By Philip Ball
The idea that neglected environments encourage crime and antisocial behavior has been around since the 1980s. Now, a study shows that messy surroundings also make people more likely to stereotype others.
Diederik Stapel and Siegwart Lindenberg, social scientists at Tilburg University in the Netherlands, asked subjects in messy or orderly everyday environments (a street and a railway station) to complete questionnaires that probed their judgments about certain social groups. They found small but significant and systematic differences in the responses: there was more stereotyping in the disorderly areas than the clean ones.
The researchers suggest that local authorities could therefore counteract social discrimination by diagnosing and removing signs of disorder and decay in public environments. They report their findings today in Science.
David Schneider, a psychologist at Rice University in Houston, Texas, and a specialist in stereotyping, calls the study "an excellent piece of work that not only speaks to a possibly important environmental cause, but also supports a major potential theoretical explanation for some forms of prejudice."
Social scientists and criminologists have long suspected that environment has an influence on behavior. The "broken windows" hypothesis, developed by sociologists James Wilson and George Kelling, supposes that people are most likely to commit criminal and antisocial acts when they see evidence that others have already done so--for example, when they are in public places that show signs of decay and neglect.
This idea motivated the New York subway system's famous zero-tolerance policy on graffiti in the late 1980s (for which Kelling acted as a consultant), which is credited with improving the safety of the network. Lindenberg and his coworkers tested the hypothesis in 2008 with a study in Dutch urban settings; their findings suggested that surroundings do have an influence on people's readiness to act unlawfully or antisocially.
But could evidence of social decay, even at the mild level of littering, also affect our unconscious discriminatory attitudes towards other people? To test that possibility, Stapel and Lindenberg devised a variety of disorderly environments in which to test people's mind-sets.
In one experiment, passers-by in the busy Utrecht railway station were asked to sit in a row of chairs and answer a questionnaire for the reward of a chocolate bar or an apple. The researchers took advantage of a cleaners' strike that had left the station dirty and litter-strewn to create their messy environment; they returned to do the same testing once the strike was over and the station was clean.
In the questionnaires, participants were asked to rate how much certain social groups--Muslims, homosexuals and Dutch people--conformed to qualities that formed part of positive and negative stereotypes, as well as qualities unrelated to stereotypes. For example, the "positive" stereotypes for homosexuals were (creative, sweet), the 'negative' were (strange, feminine) and the neutral terms were (impatient, intelligent).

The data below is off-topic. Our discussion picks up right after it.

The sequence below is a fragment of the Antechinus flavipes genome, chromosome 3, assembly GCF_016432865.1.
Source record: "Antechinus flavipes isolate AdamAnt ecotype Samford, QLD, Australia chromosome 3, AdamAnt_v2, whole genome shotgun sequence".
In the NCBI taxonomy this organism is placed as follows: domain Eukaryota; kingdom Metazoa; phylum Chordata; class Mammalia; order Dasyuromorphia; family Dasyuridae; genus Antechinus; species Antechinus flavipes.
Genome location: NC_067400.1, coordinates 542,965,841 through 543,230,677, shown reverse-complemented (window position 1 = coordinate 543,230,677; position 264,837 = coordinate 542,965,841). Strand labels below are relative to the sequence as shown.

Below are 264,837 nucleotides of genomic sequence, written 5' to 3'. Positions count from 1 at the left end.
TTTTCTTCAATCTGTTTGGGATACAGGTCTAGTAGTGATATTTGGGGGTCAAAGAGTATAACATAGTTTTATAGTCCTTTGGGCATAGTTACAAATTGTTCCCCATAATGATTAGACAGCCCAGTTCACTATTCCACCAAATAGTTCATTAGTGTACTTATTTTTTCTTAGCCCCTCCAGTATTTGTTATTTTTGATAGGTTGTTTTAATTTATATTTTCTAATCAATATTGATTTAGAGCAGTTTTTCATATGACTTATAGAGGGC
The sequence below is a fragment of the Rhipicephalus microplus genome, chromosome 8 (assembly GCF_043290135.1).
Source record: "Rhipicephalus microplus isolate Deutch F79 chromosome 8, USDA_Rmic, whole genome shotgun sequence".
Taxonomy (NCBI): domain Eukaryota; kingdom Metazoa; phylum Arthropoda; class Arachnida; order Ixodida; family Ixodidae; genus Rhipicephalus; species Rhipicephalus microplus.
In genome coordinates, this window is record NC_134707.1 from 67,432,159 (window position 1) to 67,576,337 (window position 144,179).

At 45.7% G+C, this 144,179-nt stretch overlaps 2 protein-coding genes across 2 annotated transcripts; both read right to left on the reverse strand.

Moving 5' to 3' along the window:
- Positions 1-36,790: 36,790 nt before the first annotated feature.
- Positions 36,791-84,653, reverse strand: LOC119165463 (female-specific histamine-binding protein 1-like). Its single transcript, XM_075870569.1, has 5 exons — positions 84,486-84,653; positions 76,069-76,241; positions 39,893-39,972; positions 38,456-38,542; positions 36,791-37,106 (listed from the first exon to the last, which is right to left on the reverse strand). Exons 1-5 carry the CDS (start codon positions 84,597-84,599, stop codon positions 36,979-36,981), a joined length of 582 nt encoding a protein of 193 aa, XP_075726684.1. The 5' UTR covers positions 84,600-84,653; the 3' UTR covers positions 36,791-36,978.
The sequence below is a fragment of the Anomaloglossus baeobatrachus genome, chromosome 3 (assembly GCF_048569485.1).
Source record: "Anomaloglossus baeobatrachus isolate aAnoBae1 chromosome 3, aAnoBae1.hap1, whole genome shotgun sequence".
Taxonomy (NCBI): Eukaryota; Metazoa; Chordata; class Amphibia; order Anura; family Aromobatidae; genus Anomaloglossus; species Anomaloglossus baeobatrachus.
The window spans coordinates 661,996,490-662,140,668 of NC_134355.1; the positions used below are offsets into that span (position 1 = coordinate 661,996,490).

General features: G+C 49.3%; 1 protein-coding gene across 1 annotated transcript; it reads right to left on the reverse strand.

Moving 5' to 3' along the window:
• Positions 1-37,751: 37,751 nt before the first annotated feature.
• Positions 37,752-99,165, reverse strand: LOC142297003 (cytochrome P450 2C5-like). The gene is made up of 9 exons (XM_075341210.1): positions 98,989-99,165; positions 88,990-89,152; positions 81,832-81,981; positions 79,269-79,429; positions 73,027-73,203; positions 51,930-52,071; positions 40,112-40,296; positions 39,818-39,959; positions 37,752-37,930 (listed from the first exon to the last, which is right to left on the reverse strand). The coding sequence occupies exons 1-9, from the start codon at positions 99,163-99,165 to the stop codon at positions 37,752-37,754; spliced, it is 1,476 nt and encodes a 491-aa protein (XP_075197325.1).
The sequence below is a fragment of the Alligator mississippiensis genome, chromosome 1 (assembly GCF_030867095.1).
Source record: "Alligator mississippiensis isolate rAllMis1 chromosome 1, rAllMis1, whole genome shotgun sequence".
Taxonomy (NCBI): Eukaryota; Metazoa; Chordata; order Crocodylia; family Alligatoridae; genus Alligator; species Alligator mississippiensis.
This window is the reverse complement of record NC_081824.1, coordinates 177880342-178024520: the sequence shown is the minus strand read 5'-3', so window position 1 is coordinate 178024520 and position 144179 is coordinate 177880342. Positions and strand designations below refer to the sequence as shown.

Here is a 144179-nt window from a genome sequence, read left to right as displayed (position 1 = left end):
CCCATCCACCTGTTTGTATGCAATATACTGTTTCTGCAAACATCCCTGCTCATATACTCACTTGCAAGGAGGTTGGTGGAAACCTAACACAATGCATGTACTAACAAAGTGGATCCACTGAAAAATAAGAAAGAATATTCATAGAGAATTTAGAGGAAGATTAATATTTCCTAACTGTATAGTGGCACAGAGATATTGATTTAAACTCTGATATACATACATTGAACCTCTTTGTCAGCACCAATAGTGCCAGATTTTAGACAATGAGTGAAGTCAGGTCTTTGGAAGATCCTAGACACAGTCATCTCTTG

As well as probing these responses, the experiment examined unconscious negative responses to race. All the subjects were white, but when they were asked to sit down, one chair at the end of the row was already occupied by a black or white Dutch person. In the messy station, people sat on average further from the black person than the white one, whereas in the clean station there was no statistical difference.
To eliminate effects caused by differences in the environments' cleanliness while preserving the disorder, the researchers ran a second experiment. Subjects were approached on a street in an affluent Dutch city; in one case, the street was orderly, but in the other the same street had been made more disorderly by the removal of a few paving slabs and the addition of a badly parked car and an 'abandoned' bicycle. Again, disorder boosted stereotyping.
Stapel and Lindenberg say that stereotyping may be an attempt to mentally compensate for mess: "a way to cope with chaos, a mental cleaning device" that partitions other people neatly into predefined categories.
In support of that idea, they showed participants in a lab pictures of disorderly and orderly situations, such as a bookcase with either disheveled or regularly stacked books, before asking them to complete both the stereotyping survey and another one that probed their perceived need for structure by asking them to rate the truthfulness of statements such as, "I do not like situations that are uncertain". Both stereotyping and the need for structure were higher in people viewing the disorderly pictures.
Robert Sampson, a sociologist at Harvard University in Cambridge, Mass., says that the study is "clever and well done," but is cautious about how to interpret the results. "Disorder is not necessarily chaotic," he says, "and is subject to different social meanings in ongoing or non-manipulated environments. There are considerable subjective variations within the same residential environment on how disorder is rated--the social context matters."
He adds, "Once we get out of the lab or temporarily induced settings and consider the everyday contexts in which people live and interact, we cannot simply assume that interventions to clean up disorder will have invariant effects."
Schneider agrees that the implications of the work for public policy are not yet clear. "One question we'd need to answer is how long these kinds of effects last," he says. "There is a possibility that people may quickly adapt to disorder. So I would be very wary of concluding that people who live in unclean and disordered areas are more prejudiced because of that."
Stapel acknowledges this. "People who constantly live in disorder get used to it and will not show the effects we find," he says. "Disorder in our definition is something that is unexpected."